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  • Writer's pictureDeana Riley

10 Ways to Get the Most Out of Your Counseling Experience (Part 1)

Updated: Feb 22

By Deana Riley, L.P.C.

Get the most out of your online counseling experience!
Getting the most of your therapy experience

The hard earned money and commitment of time clients spend on therapy is too much to gamble and waste.  After 36 years practicing as a mental health therapist in Georgia and over 20 years as a counseling practice owner, I have witnessed many common mistakes clients and therapists have made that have unintentionally sabotaged the effectiveness of the results of their therapy. I’d like to share these with you in hopes that you’ll avoid these pitfalls.

#1: Seeking the Right Therapist Match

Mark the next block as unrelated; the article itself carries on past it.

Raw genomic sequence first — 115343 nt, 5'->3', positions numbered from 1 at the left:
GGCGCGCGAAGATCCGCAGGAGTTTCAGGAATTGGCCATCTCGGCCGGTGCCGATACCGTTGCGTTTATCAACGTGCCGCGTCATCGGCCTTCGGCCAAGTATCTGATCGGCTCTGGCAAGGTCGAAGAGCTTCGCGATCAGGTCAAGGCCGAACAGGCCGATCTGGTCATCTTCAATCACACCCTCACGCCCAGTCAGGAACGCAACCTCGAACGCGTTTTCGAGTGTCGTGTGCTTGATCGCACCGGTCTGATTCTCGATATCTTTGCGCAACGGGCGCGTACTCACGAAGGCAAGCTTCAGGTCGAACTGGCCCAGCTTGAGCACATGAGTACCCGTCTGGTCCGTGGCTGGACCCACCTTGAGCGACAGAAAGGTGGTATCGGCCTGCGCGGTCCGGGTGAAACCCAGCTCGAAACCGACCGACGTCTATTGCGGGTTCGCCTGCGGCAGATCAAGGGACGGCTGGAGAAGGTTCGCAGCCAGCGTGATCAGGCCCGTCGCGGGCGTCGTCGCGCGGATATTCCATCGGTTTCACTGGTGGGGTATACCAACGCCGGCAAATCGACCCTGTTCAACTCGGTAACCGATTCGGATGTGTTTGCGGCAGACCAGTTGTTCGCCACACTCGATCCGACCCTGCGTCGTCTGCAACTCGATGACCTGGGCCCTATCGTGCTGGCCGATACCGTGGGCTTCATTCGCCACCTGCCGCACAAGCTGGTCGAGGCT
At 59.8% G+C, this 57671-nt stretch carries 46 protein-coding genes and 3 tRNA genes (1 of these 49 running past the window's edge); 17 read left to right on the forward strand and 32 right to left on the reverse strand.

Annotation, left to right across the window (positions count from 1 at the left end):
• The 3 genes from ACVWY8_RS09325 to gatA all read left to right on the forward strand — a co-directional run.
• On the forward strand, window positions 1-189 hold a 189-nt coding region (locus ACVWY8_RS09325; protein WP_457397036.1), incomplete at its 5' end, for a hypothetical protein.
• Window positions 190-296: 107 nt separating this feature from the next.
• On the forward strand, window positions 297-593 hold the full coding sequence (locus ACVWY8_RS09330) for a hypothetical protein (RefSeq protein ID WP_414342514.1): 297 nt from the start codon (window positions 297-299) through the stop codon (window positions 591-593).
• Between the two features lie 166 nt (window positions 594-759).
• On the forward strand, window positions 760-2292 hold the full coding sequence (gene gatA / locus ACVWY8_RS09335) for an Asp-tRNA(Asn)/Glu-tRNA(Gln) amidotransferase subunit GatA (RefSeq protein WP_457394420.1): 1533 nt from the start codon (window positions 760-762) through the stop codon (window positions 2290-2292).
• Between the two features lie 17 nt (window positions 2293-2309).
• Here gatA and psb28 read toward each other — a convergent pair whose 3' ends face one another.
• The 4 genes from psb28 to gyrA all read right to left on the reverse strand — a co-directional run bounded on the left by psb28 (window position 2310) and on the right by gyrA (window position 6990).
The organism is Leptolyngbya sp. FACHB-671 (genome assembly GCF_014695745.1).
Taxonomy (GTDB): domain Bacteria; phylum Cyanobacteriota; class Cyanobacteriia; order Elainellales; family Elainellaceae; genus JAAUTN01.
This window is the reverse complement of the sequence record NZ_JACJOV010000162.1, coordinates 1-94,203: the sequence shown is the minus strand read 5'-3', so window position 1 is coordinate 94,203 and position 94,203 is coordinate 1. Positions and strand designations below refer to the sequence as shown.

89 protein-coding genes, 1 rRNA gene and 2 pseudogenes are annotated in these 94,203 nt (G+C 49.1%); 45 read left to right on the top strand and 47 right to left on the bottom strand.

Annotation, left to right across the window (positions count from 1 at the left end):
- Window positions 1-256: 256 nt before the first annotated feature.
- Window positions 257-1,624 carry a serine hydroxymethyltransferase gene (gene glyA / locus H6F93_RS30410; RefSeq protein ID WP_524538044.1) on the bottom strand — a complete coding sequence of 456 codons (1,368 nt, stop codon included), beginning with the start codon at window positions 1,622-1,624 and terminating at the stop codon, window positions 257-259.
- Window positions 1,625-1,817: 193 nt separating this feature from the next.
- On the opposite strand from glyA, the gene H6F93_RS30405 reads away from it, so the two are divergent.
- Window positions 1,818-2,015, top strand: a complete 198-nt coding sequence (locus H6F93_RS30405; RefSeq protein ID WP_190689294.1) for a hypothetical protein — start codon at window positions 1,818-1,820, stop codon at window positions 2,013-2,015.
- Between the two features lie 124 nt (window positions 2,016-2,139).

All therapists are not created equal.  Likewise, all clients' needs aren’t the same. As the client/consumer,  consider what type of personality traits in a therapist may feel the most helpful and motivating for you.  Do you need someone with a soft, gentle approach or someone who may be more direct and firm?  Do you like a lot of psychoeducation to fully understand the technique your therapist implements or would you prefer a more experiential experience in therapy? Do you want someone who can integrate spirituality into your care or someone who doesn’t?  Are you seeking a therapist sensitive to issues that are personally relevant to you such as being LGBTQ friendly or of a certain race or from a certain culture?  Do you need a counselor with specialty training in a certain area like trauma, post affair recovery, couples counseling, play therapy, family therapy or grief and loss issues? As the client, you have the right to ask for these customized needs to be met. Sometimes this means changing therapists and other times the needs can be met by your therapist once you share your concerns. As competent therapists, we are not offended if a client did their best to seek for their needs to be met but realizes after some time working with their therapist that it isn’t the right match afterall.  Effective, ethical therapists want their clients to have the best possible match for their needs to be met.  Likewise, a quality therapist is always assessing whether they are the best therapist to meet their clients needs.  If a therapist realizes that they are not the best matched therapist to meet their client’s needs, they have an ethical obligation to discuss this with their client and possibly make a referral to a better matched provider.  I realize these conversations are sometimes difficult or uncomfortable for a client or therapist to have but they are essential for setting up clients and therapists for success. I believe the best approach to starting this conversation is to be open about how difficult it is to have the conversation. By stating this first, you give your client or therapist a compassionate reminder that there is no intent to harm but every intention to help.